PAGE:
In a letter to the Department of Justice (DOJ) sent in early January, Senate Judiciary Chairman Sen. Chuck Grassley (R-Iowa) noted that at least one of the memos leaked by Comey, if not all four, contained classified information.

“If it’s true that Professor Richman had four of the seven memos, then in light of the fact that four of the seven memos the Committee reviewed are classified, it would appear that at least one memo the former FBI director gave Professor Richman contained classified information,” Grassley wrote. “Professor Richman later read a portion of one of the memos to a New York Times reporter.”

The letter from Grassley, who chairs the Senate committee which oversees the FBI and DOJ, confirms everything that The Hill originally reported about Comey’s memo in July of 2017.

The claims of CNN and Richman, who now claims to be Comey’s personal attorney, do nothing to “refute” the charge that Comey illegally leaked classified information for the purposes of distributing it to the media to damage Trump. Rather, Richman and CNN rely on the same dodge used by Hillary Clinton to sidestep the issue of mishandling classified information: by hanging their hats on whether the documents themselves were marked classified, as opposed to addressing the issue of whether they contained classified information.

Rather than refuting the accurate charge that Comey leaked classified information to a friend, CNN and Richman instead refuted a charge that was never levied, namely that the memos were marked classified. Comey guaranteed they would never be marked, since by his own admission in sworn testimony before Congress in 2017, he absconded with the records without authorization and without ever submitting them to classification authorities for review prior to public dissemination. After all, how could federal classification authorities review and mark records that were stolen from the FBI prior to that review?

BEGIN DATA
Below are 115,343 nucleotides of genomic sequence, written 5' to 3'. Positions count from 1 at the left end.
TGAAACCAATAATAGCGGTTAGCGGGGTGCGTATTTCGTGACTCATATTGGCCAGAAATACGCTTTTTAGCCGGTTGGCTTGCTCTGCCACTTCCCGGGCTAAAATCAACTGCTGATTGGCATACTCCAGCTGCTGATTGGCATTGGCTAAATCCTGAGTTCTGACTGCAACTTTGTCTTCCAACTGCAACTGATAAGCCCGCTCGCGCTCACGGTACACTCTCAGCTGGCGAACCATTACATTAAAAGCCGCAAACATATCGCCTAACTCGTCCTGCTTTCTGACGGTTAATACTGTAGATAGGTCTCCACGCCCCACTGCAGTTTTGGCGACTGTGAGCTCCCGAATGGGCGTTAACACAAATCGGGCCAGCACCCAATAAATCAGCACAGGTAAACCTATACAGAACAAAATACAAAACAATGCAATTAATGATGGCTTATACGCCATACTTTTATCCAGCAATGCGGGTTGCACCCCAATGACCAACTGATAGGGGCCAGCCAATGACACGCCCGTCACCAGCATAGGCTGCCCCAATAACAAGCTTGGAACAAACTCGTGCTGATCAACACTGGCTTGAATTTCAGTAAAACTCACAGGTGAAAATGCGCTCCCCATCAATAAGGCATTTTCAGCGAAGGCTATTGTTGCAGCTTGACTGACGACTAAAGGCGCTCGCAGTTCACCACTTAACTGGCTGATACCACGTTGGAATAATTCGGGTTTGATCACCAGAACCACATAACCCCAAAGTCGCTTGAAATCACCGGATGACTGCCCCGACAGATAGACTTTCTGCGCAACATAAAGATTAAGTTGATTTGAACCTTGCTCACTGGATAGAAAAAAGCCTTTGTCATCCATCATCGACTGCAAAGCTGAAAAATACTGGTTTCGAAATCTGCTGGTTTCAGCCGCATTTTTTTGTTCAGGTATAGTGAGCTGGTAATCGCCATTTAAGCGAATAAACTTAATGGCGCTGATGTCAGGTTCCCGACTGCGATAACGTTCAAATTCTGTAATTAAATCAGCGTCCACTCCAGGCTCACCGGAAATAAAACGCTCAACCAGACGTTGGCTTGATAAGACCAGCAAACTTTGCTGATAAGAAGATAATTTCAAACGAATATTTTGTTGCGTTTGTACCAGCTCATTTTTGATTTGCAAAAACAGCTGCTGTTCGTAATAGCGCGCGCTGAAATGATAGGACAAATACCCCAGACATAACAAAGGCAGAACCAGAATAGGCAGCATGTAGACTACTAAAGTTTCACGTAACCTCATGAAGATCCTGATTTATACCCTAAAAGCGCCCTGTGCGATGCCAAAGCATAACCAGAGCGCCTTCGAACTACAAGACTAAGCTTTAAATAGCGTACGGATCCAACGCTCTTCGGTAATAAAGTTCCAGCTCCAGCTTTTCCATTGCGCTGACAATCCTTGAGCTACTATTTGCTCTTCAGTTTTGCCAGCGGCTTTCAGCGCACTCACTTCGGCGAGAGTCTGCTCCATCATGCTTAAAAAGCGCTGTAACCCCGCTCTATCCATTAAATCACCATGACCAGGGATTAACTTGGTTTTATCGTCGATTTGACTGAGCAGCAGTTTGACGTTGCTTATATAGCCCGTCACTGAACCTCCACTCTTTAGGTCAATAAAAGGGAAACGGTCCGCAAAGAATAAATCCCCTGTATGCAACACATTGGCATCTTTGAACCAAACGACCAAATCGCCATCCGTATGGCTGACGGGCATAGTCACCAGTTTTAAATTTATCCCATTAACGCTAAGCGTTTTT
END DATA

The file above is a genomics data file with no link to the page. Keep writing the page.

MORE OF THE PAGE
As The Federalist reported at the time, Comey almost certainly violated his own employment agreement with the FBI when he took the memos and then gave them to a friend for the purposes of leaking to the media:

Paragraph 2 states that all materials acquired in connection with an employee’s official duties are property of the U.S. government and that such materials must be surrendered to the FBI upon an employee’s separation from the agency. Paragraph 3 states that employees are prohibited from releasing “any information acquired by virtue of my official employment” to “unauthorized individual[s] without prior official written authorization by the FBI.” Paragraph 4 of the agreement requires FBI employees, prior to disclosing or publishing information acquired during their employment, to submit the information to FBI authorities for review to determine whether it is authorized for public release.

On Wednesday morning, Tapper, the CNN reporter who wrote the false story claiming Comey did not leak classified information, approvingly quoted recent comments from Pope Francis excoriating those who rely on “fake news.” He also retweeted articles characterizing fake news as “Satanic.”

Sean Davis is the co-founder of The Federalist.